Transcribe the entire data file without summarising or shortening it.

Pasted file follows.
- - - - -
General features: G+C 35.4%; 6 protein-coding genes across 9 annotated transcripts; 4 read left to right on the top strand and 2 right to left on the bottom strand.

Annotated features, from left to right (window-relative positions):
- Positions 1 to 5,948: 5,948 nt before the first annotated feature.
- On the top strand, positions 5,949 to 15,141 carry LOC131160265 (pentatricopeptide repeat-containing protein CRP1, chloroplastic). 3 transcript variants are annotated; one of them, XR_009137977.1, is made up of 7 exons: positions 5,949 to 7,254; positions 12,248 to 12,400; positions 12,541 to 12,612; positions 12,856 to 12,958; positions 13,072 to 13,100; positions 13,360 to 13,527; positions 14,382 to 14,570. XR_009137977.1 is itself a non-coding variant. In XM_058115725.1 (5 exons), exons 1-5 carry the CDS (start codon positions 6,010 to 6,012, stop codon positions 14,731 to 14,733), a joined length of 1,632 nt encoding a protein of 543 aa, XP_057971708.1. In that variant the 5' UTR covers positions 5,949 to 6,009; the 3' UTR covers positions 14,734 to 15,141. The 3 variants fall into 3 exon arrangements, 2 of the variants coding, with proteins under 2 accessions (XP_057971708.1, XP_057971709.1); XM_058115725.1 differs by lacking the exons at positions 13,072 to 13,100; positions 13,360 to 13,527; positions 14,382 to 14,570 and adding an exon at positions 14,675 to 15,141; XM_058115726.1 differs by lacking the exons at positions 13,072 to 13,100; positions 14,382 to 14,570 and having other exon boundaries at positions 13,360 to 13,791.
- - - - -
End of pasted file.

General features: G+C 35.4%; 6 protein-coding genes across 9 annotated transcripts; 4 read left to right on the top strand and 2 right to left on the bottom strand.

Annotated features, from left to right (window-relative positions):
- Positions 1 to 5,948: 5,948 nt before the first annotated feature.
- On the top strand, positions 5,949 to 15,141 carry LOC131160265 (pentatricopeptide repeat-containing protein CRP1, chloroplastic). 3 transcript variants are annotated; one of them, XR_009137977.1, is made up of 7 exons: positions 5,949 to 7,254; positions 12,248 to 12,400; positions 12,541 to 12,612; positions 12,856 to 12,958; positions 13,072 to 13,100; positions 13,360 to 13,527; positions 14,382 to 14,570. XR_009137977.1 is itself a non-coding variant. In XM_058115725.1 (5 exons), exons 1-5 carry the CDS (start codon positions 6,010 to 6,012, stop codon positions 14,731 to 14,733), a joined length of 1,632 nt encoding a protein of 543 aa, XP_057971708.1. In that variant the 5' UTR covers positions 5,949 to 6,009; the 3' UTR covers positions 14,734 to 15,141. The 3 variants fall into 3 exon arrangements, 2 of the variants coding, with proteins under 2 accessions (XP_057971708.1, XP_057971709.1); XM_058115725.1 differs by lacking the exons at positions 13,072 to 13,100; positions 13,360 to 13,527; positions 14,382 to 14,570 and adding an exon at positions 14,675 to 15,141; XM_058115726.1 differs by lacking the exons at positions 13,072 to 13,100; positions 14,382 to 14,570 and having other exon boundaries at positions 13,360 to 13,791.